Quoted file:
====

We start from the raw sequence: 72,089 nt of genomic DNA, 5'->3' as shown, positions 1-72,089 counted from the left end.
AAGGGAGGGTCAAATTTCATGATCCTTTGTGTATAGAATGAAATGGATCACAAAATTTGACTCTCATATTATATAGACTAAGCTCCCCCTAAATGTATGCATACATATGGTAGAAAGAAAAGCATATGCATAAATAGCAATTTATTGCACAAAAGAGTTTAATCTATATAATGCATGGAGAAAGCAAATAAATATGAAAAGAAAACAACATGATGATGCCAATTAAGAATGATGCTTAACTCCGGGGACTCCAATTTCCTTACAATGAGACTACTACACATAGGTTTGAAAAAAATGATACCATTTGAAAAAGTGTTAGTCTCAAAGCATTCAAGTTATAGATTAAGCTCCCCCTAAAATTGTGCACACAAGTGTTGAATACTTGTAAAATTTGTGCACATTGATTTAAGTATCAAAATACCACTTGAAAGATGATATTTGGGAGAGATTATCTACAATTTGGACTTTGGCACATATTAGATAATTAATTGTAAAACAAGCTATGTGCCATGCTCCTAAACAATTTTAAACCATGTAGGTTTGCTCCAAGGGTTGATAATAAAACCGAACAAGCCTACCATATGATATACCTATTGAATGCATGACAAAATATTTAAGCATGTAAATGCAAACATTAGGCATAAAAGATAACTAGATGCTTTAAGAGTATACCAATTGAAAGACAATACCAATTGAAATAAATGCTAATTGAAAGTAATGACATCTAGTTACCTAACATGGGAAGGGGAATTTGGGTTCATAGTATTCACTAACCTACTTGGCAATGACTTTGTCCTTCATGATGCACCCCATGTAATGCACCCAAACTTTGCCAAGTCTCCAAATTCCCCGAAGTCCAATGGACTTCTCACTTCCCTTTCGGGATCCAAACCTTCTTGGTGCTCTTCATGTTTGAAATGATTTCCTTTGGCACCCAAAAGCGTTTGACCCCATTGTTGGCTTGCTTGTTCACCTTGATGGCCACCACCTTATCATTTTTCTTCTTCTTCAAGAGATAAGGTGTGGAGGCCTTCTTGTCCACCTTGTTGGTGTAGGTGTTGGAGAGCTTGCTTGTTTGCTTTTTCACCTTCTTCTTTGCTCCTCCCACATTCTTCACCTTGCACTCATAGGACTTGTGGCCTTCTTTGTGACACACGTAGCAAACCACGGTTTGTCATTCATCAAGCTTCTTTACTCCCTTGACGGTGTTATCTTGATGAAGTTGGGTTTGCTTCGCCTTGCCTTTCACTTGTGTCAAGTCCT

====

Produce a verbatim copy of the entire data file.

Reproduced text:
We start from the raw sequence: 72,089 nt of genomic DNA, 5'->3' as shown, positions 1-72,089 counted from the left end.
AAGGGAGGGTCAAATTTCATGATCCTTTGTGTATAGAATGAAATGGATCACAAAATTTGACTCTCATATTATATAGACTAAGCTCCCCCTAAATGTATGCATACATATGGTAGAAAGAAAAGCATATGCATAAATAGCAATTTATTGCACAAAAGAGTTTAATCTATATAATGCATGGAGAAAGCAAATAAATATGAAAAGAAAACAACATGATGATGCCAATTAAGAATGATGCTTAACTCCGGGGACTCCAATTTCCTTACAATGAGACTACTACACATAGGTTTGAAAAAAATGATACCATTTGAAAAAGTGTTAGTCTCAAAGCATTCAAGTTATAGATTAAGCTCCCCCTAAAATTGTGCACACAAGTGTTGAATACTTGTAAAATTTGTGCACATTGATTTAAGTATCAAAATACCACTTGAAAGATGATATTTGGGAGAGATTATCTACAATTTGGACTTTGGCACATATTAGATAATTAATTGTAAAACAAGCTATGTGCCATGCTCCTAAACAATTTTAAACCATGTAGGTTTGCTCCAAGGGTTGATAATAAAACCGAACAAGCCTACCATATGATATACCTATTGAATGCATGACAAAATATTTAAGCATGTAAATGCAAACATTAGGCATAAAAGATAACTAGATGCTTTAAGAGTATACCAATTGAAAGACAATACCAATTGAAATAAATGCTAATTGAAAGTAATGACATCTAGTTACCTAACATGGGAAGGGGAATTTGGGTTCATAGTATTCACTAACCTACTTGGCAATGACTTTGTCCTTCATGATGCACCCCATGTAATGCACCCAAACTTTGCCAAGTCTCCAAATTCCCCGAAGTCCAATGGACTTCTCACTTCCCTTTCGGGATCCAAACCTTCTTGGTGCTCTTCATGTTTGAAATGATTTCCTTTGGCACCCAAAAGCGTTTGACCCCATTGTTGGCTTGCTTGTTCACCTTGATGGCCACCACCTTATCATTTTTCTTCTTCTTCAAGAGATAAGGTGTGGAGGCCTTCTTGTCCACCTTGTTGGTGTAGGTGTTGGAGAGCTTGCTTGTTTGCTTTTTCACCTTCTTCTTTGCTCCTCCCACATTCTTCACCTTGCACTCATAGGACTTGTGGCCTTCTTTGTGACACACGTAGCAAACCACGGTTTGTCATTCATCAAGCTTCTTTACTCCCTTGACGGTGTTATCTTGATGAAGTTGGGTTTGCTTCGCCTTGCCTTTCACTTGTGTCAAGTCCT